We wasted no time getting into the Melburnian muso mindset. A mere six hours after we touched down we had a meeting with the lovely, passionate folks at Triple R . This independent community station which first started broadcasting in 1976 is a shining beacon of how a radio station can become lifeblood to a city’s alternative music community. There is no playlist, no corporate sponsorship, no outside interference, the DJs play whatever they like at any time and say “fuck” an awful lot considering it was noon when we visited and heard the expletive on air a few times.
We met Simon Winkler and Jacinta Parsons from the station who explained to us (no doubt as we sat there with mouths agape) that the station is largely funded by its listeners in the form of subscriptions which they do a drive for for two weeks every year called the Radiothon. Listeners, Bands, DJs and local businesses are largely responsible for keeping the station afloat. Some even go so far as to subscribing their pets and their plants (the station has a popular gardening talk show as 30% of its programming is talk radio) to support it. Last year’s Radiothon added over 11,000 subscribers to the station. Add that to the government-funded and similarly non-playlisted Triple J and you’ve got a superior resource for alternative and independent music in Melbourne and the surrounding areas of Victoria.
The station moved home five years ago to a former lingerie factory in Brunswick East, about ten minutes on a tram outside of the city centre. The new home has afforded the station with extra space to play with and some of this space has been turned into a large in-house venue where all-ages gigs, radio sessions and live broadcasts take place. For a community station, it truly is totally involved in the local scene even going as far to delve into matchmaking – the upcoming Show Us YA 7 Inch musical-speed dating event pairs single music lovers up with like-minded Triple R subscribers. Everyone knows your music collection says more than you ever could about yourself in five minutes so Triple R are asking people to bring along their favourite piece of music – be it CD, cassette or vinyl to be judged by potential suitors.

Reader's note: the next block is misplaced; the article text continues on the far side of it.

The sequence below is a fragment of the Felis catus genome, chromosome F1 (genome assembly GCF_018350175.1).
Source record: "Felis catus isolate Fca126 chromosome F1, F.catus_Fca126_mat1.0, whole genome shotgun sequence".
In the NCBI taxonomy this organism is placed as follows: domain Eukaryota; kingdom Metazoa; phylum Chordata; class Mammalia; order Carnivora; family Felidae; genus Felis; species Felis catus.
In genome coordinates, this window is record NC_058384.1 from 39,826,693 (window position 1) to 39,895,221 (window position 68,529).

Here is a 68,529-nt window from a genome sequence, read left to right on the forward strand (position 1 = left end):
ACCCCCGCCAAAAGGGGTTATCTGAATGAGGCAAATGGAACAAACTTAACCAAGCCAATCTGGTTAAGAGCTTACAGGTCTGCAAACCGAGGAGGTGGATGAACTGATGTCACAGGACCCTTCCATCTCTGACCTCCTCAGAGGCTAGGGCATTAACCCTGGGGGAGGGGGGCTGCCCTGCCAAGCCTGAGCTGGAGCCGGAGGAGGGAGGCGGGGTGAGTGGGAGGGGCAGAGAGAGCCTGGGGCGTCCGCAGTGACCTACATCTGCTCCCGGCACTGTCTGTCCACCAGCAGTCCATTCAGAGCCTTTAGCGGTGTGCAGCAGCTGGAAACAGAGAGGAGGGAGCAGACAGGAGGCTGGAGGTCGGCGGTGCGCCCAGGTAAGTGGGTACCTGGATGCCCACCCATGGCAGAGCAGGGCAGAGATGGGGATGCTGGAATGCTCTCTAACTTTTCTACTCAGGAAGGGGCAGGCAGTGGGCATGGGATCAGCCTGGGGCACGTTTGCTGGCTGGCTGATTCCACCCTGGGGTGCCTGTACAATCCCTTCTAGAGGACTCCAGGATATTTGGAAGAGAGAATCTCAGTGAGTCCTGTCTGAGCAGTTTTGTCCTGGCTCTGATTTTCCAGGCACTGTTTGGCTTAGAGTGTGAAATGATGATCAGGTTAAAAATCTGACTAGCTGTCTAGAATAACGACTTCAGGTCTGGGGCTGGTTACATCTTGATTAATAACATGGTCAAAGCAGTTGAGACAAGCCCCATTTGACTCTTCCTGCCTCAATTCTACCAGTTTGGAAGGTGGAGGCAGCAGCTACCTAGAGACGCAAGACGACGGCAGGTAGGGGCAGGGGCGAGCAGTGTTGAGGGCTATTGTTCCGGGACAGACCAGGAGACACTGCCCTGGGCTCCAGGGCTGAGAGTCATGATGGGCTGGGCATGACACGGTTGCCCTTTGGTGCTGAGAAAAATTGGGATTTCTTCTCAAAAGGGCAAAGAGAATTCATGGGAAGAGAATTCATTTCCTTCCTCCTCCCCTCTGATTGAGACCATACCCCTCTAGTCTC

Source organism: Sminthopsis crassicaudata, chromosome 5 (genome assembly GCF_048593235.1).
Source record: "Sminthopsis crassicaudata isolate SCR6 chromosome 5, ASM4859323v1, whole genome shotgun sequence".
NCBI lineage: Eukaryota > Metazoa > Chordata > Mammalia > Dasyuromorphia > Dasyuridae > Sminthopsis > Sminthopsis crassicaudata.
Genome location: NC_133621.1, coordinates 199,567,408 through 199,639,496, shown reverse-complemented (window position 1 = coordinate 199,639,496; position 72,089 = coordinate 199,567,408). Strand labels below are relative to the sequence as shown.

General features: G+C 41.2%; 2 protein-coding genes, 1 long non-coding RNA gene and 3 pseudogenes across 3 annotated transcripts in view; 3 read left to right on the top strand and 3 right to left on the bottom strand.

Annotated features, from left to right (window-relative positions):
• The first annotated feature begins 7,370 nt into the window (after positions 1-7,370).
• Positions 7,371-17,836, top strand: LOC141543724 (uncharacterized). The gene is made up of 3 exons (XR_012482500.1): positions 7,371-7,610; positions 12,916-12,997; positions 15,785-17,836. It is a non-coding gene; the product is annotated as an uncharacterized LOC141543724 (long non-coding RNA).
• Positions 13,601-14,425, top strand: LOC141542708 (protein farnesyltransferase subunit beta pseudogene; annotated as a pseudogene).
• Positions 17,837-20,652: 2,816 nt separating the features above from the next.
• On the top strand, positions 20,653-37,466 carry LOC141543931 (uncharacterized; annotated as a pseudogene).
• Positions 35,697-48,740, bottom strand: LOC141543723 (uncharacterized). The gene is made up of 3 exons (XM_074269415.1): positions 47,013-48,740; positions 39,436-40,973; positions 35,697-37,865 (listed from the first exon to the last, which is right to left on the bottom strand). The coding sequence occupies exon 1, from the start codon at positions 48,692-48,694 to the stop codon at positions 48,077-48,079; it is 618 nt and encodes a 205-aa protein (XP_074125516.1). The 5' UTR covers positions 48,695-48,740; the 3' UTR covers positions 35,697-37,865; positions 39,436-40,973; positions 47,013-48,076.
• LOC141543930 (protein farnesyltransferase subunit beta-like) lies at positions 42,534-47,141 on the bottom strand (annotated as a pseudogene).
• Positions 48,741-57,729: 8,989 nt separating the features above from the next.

It makes you wonder what we would have to do in Ireland to get a similar station? Is Ireland’s independent music community simply too small to warrant such a superior radio service? A lot of people in Dublin had high hopes for Phantom FM to represent the alternative but the pressures of the pirate-turned commercial station have veered it towards largely stagnant programming whose daytime playlist features the most middle of the road of alternative music. Would listeners, bands, DJs and music industry care enough to put their own hard-earned cash into a station like Triple R in Ireland? My gut tells me no but stranger things have happened. Just look at the response to the Road Records closure. There’s hope at home in Dylan Haskins’ imminent non-profit space Exchange too which has just got a space on Exchange St in Temple Bar. Exciting news.
We also got loads of local band tips and talked loads about the music scene in Melbourne which seems to generally reflect the fractured microcosm of Ireland and elsewhere. We’ll be doing a podcast upon our return which will feature the interview in more detail. To sum up Triple R in a word – inspiring.
A footnote on music media in Melbourne:
Coming from a place like Ireland where print magazines are dropping like flies and radio largely plays lip service to niche audiences, Melbourne is an eye-opener. Print is so strong here in Victoria for music enthusiasts. There are two free music broadsheets – InPress and Beat as well as the free hipster bible Vice. Inpress has operated here for 20 years while Beat has been operating for over 4. Both feature a nice mix of international and local Victorian acts as well as indispensible gig guides throughout.